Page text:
I can’t be the only one who realizes how misleading it is to do entire sociological studies on a pool of solely undergraduates and then publish headlines like “Facebook makes us feel good about ourselves.” Right? There is very little reason to believe that claims about the narcissism and self-esteem of 18- to 22-year-olds also hold for the general population.
Do your part for society and think about research study bias when you read headlines like this. Be skeptical! Encourage critical thinking! 😉
A great way to make your learning concrete is to respond to it. In creating a more thoughtful web presence, a good experiment is to comment more on the blog posts or articles you read. You already have an opinion on them (otherwise, why would you have read them through?), so become part of the community, or at least give your brain credit by putting those opinions into words.
Here are some places I’ve commented lately:
The Number of PhDs on food stamps triples (Sociological Images)
New CSTA K-8 Teaching Resource (Computer Science Teachers Association)
32 New Things: Put A Significant Amount of Money Into A Roth IRA (Yes and Yes)
13 Rules for Being Alone and Being Happy About It (Advanced Riskology)
Adulting Step 225: Get married for the right reasons (Adulting)
Bonus that I didn’t comment on but which brought on my comment at Sociological Images:
“Why Smart People Are Stupid” by Jonah Lehrer on The New Yorker
The ridiculous oversight inherent in using ONLY undergraduates in academic research about the human condition is blatant. Why do the media continue to believe this kind of limiting research? Perhaps Lehrer is attempting an altogether too-adept stroke of irony by proclaiming, through a fairly “smart” publication, that its readers are shortsighted, while being itself quite shortsighted.
Dear John, I Love Jane: Women Write About Leaving Men for Women by Candace Walsh
My rating: 4 of 5 stars
Dear John, I Love Jane was eye-opening but left quite a bit of pain to be desired. Forgive the possibly sadomasochistic oxymoron, as pain rarely falls under the category of desirable. Nevertheless, the book lacks the naturally suggested heartache — even destruction — in the stories of women leaving behind devoted partners and choosing lovers of a completely different orientation, often in addition to leaving children and established families.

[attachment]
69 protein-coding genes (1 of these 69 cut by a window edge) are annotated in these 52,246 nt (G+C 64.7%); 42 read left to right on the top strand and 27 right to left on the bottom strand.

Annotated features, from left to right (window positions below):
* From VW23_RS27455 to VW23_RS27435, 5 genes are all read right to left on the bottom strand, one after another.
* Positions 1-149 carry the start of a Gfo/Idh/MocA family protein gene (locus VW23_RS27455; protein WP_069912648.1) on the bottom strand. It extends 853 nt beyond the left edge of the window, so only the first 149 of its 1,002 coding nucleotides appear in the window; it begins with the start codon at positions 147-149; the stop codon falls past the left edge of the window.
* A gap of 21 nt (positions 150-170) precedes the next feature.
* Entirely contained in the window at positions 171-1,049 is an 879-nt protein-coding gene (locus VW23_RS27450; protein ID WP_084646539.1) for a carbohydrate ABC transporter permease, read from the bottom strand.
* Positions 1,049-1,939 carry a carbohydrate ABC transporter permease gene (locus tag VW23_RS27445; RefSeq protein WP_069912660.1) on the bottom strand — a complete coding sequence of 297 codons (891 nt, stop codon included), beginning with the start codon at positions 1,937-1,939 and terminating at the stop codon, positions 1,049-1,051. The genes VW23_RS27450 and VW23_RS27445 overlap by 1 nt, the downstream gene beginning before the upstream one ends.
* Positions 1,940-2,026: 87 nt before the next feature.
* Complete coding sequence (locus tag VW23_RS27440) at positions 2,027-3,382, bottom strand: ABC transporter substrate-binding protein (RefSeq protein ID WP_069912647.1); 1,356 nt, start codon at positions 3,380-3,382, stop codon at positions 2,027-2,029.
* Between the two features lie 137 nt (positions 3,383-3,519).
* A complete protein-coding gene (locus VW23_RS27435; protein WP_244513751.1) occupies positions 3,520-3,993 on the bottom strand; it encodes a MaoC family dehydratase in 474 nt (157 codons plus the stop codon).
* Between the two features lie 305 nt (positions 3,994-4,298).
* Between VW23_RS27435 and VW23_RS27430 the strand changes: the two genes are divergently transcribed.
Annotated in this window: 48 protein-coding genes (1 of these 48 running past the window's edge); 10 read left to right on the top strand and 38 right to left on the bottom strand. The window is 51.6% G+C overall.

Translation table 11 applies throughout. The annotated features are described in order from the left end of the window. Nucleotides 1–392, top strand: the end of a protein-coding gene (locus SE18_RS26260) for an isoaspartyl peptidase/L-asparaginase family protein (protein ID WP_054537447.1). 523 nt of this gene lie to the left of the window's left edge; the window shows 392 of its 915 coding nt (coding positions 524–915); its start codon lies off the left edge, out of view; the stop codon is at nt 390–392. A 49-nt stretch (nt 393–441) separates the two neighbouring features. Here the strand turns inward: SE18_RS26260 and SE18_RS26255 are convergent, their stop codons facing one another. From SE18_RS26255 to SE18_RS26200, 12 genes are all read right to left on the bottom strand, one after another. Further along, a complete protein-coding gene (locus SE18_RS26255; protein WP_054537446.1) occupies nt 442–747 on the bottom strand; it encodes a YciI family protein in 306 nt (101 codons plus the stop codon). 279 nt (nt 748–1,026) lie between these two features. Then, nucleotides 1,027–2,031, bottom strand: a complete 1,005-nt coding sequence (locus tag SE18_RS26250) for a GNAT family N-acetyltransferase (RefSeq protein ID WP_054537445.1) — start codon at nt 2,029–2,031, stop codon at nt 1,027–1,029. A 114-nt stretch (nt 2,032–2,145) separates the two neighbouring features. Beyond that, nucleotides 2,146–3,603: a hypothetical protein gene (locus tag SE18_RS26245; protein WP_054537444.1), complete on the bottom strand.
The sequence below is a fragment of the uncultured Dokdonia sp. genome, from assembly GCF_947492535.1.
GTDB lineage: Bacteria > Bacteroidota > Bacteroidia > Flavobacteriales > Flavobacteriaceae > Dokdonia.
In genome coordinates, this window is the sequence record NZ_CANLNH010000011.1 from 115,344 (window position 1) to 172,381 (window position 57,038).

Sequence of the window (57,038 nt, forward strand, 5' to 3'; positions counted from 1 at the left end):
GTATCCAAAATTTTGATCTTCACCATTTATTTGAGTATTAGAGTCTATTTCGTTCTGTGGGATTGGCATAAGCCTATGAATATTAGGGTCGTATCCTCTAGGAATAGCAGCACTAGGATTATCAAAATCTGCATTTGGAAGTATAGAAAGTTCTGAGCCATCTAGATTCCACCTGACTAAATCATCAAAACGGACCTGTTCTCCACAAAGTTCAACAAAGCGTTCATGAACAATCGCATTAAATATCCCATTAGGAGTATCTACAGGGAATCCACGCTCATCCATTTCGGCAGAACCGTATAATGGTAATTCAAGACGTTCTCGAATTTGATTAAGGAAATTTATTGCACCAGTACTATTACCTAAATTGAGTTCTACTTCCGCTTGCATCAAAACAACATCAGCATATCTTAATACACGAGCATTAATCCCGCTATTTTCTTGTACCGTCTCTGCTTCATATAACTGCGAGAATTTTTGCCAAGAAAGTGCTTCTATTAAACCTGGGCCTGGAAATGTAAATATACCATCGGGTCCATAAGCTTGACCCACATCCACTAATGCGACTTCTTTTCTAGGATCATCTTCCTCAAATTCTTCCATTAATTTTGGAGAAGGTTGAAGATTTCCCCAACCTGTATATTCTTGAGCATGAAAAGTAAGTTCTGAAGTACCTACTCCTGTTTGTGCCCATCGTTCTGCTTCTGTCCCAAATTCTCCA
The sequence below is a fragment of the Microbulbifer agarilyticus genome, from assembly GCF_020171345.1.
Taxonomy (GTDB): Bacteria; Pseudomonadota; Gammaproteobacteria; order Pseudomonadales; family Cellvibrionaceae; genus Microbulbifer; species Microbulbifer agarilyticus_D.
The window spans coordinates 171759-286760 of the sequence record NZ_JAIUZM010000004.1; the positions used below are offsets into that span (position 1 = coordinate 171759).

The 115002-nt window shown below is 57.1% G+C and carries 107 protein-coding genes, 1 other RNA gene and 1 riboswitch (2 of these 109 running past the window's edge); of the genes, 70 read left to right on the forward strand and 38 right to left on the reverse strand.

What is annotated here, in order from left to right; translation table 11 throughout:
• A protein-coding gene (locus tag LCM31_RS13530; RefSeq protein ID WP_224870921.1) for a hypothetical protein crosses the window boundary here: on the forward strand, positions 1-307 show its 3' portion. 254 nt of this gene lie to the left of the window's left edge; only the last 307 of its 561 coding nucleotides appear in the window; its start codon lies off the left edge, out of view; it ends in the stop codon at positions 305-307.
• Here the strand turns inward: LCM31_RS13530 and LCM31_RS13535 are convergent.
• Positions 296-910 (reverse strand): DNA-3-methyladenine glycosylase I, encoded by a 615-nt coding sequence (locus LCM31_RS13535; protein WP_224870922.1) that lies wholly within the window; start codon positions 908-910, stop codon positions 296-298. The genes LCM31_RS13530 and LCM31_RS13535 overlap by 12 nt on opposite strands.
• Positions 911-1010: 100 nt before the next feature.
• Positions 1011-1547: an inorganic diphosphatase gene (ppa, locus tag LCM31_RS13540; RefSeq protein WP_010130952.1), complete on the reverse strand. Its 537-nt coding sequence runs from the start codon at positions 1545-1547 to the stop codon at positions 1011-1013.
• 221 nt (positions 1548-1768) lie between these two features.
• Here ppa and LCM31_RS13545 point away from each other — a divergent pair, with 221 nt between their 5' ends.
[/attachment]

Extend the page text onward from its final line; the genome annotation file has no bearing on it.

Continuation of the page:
Despite the assumed tragedy in such stories, most of the anthology seemed to repeat the same one-sided anecdote of the sexually unsatisfied, arguably inexperienced women who married too young before finding new love — not necessarily just novel love — with a cast of interesting female characters. It would have been a more thorough picture of their experiences though, to include the men’s stories, the husbands’ stories. The dissolution of a family, especially one with young children or adult children, is not a thing to ignore. Yet I found it sorely untouched in this selection. Some of the pain of lost love, the inconvenience of dissolving a heavily financial and codependent arrangement like marriage, certainly dusts the pages. But not enough.
Certainly, the coming-of-age inherent in coming out as an older adult, rather than as an adolescent, rings with personal discovery, the beauty of being born again and finding identity. That’s really what this book was about. It does a fantastic job of painting striking, even erotic images of female bi- and homosexuality. But the deeper significance of finding that self-actualization amid family crisis was completely left out. It would be great to someday see a version of this anthology from male writers whose partners left their married families for a different sexuality.
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